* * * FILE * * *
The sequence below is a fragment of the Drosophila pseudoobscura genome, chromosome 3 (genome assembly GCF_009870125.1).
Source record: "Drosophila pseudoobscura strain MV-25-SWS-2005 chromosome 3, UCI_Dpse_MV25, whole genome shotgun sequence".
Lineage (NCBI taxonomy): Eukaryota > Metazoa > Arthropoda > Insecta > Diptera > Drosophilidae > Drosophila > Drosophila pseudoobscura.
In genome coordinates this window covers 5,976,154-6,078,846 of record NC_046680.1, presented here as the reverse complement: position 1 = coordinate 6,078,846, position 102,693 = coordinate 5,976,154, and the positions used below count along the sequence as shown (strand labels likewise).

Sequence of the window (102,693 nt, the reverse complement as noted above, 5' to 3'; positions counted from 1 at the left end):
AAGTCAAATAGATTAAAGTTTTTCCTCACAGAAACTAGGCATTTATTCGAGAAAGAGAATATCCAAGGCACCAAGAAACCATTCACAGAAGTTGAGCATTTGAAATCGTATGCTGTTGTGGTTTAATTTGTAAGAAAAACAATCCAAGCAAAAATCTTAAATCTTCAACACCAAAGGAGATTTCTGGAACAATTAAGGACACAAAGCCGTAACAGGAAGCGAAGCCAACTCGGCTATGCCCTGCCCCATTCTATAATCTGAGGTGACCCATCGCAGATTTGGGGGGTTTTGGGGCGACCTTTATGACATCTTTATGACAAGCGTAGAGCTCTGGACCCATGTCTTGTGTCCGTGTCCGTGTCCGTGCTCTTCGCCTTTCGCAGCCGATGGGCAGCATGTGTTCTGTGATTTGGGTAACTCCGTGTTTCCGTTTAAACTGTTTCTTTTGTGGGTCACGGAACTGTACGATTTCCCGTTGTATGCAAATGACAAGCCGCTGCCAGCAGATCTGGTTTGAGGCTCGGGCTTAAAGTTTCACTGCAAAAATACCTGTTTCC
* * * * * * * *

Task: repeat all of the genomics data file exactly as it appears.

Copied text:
The sequence below is a fragment of the Drosophila pseudoobscura genome, chromosome 3 (genome assembly GCF_009870125.1).
Source record: "Drosophila pseudoobscura strain MV-25-SWS-2005 chromosome 3, UCI_Dpse_MV25, whole genome shotgun sequence".
Lineage (NCBI taxonomy): Eukaryota > Metazoa > Arthropoda > Insecta > Diptera > Drosophilidae > Drosophila > Drosophila pseudoobscura.
In genome coordinates this window covers 5,976,154-6,078,846 of record NC_046680.1, presented here as the reverse complement: position 1 = coordinate 6,078,846, position 102,693 = coordinate 5,976,154, and the positions used below count along the sequence as shown (strand labels likewise).

Sequence of the window (102,693 nt, the reverse complement as noted above, 5' to 3'; positions counted from 1 at the left end):
AAGTCAAATAGATTAAAGTTTTTCCTCACAGAAACTAGGCATTTATTCGAGAAAGAGAATATCCAAGGCACCAAGAAACCATTCACAGAAGTTGAGCATTTGAAATCGTATGCTGTTGTGGTTTAATTTGTAAGAAAAACAATCCAAGCAAAAATCTTAAATCTTCAACACCAAAGGAGATTTCTGGAACAATTAAGGACACAAAGCCGTAACAGGAAGCGAAGCCAACTCGGCTATGCCCTGCCCCATTCTATAATCTGAGGTGACCCATCGCAGATTTGGGGGGTTTTGGGGCGACCTTTATGACATCTTTATGACAAGCGTAGAGCTCTGGACCCATGTCTTGTGTCCGTGTCCGTGTCCGTGCTCTTCGCCTTTCGCAGCCGATGGGCAGCATGTGTTCTGTGATTTGGGTAACTCCGTGTTTCCGTTTAAACTGTTTCTTTTGTGGGTCACGGAACTGTACGATTTCCCGTTGTATGCAAATGACAAGCCGCTGCCAGCAGATCTGGTTTGAGGCTCGGGCTTAAAGTTTCACTGCAAAAATACCTGTTTCC